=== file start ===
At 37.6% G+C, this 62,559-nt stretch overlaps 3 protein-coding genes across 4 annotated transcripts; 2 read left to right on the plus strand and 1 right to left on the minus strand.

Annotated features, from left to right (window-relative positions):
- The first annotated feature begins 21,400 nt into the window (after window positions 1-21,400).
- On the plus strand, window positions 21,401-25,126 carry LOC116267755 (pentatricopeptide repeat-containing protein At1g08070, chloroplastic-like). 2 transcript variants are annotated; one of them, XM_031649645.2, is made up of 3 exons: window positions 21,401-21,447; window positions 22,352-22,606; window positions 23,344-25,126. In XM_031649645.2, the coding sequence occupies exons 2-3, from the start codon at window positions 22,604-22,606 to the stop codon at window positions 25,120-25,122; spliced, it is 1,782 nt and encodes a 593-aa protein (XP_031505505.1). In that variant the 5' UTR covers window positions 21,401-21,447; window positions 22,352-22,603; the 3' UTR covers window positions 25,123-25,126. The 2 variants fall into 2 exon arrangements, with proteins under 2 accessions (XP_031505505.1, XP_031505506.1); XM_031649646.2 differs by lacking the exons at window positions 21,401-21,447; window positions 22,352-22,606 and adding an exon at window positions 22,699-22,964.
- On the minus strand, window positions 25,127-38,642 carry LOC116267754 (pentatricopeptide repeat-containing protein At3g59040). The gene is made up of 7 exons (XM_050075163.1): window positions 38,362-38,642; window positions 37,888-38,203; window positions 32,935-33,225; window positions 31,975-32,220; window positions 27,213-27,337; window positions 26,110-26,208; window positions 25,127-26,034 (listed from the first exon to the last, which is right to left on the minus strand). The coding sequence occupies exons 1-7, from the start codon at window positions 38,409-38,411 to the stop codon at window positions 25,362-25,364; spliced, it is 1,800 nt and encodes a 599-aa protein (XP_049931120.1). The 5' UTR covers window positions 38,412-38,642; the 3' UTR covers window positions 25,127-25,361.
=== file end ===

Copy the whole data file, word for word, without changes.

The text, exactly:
At 37.6% G+C, this 62,559-nt stretch overlaps 3 protein-coding genes across 4 annotated transcripts; 2 read left to right on the plus strand and 1 right to left on the minus strand.

Annotated features, from left to right (window-relative positions):
- The first annotated feature begins 21,400 nt into the window (after window positions 1-21,400).
- On the plus strand, window positions 21,401-25,126 carry LOC116267755 (pentatricopeptide repeat-containing protein At1g08070, chloroplastic-like). 2 transcript variants are annotated; one of them, XM_031649645.2, is made up of 3 exons: window positions 21,401-21,447; window positions 22,352-22,606; window positions 23,344-25,126. In XM_031649645.2, the coding sequence occupies exons 2-3, from the start codon at window positions 22,604-22,606 to the stop codon at window positions 25,120-25,122; spliced, it is 1,782 nt and encodes a 593-aa protein (XP_031505505.1). In that variant the 5' UTR covers window positions 21,401-21,447; window positions 22,352-22,603; the 3' UTR covers window positions 25,123-25,126. The 2 variants fall into 2 exon arrangements, with proteins under 2 accessions (XP_031505505.1, XP_031505506.1); XM_031649646.2 differs by lacking the exons at window positions 21,401-21,447; window positions 22,352-22,606 and adding an exon at window positions 22,699-22,964.
- On the minus strand, window positions 25,127-38,642 carry LOC116267754 (pentatricopeptide repeat-containing protein At3g59040). The gene is made up of 7 exons (XM_050075163.1): window positions 38,362-38,642; window positions 37,888-38,203; window positions 32,935-33,225; window positions 31,975-32,220; window positions 27,213-27,337; window positions 26,110-26,208; window positions 25,127-26,034 (listed from the first exon to the last, which is right to left on the minus strand). The coding sequence occupies exons 1-7, from the start codon at window positions 38,409-38,411 to the stop codon at window positions 25,362-25,364; spliced, it is 1,800 nt and encodes a 599-aa protein (XP_049931120.1). The 5' UTR covers window positions 38,412-38,642; the 3' UTR covers window positions 25,127-25,361.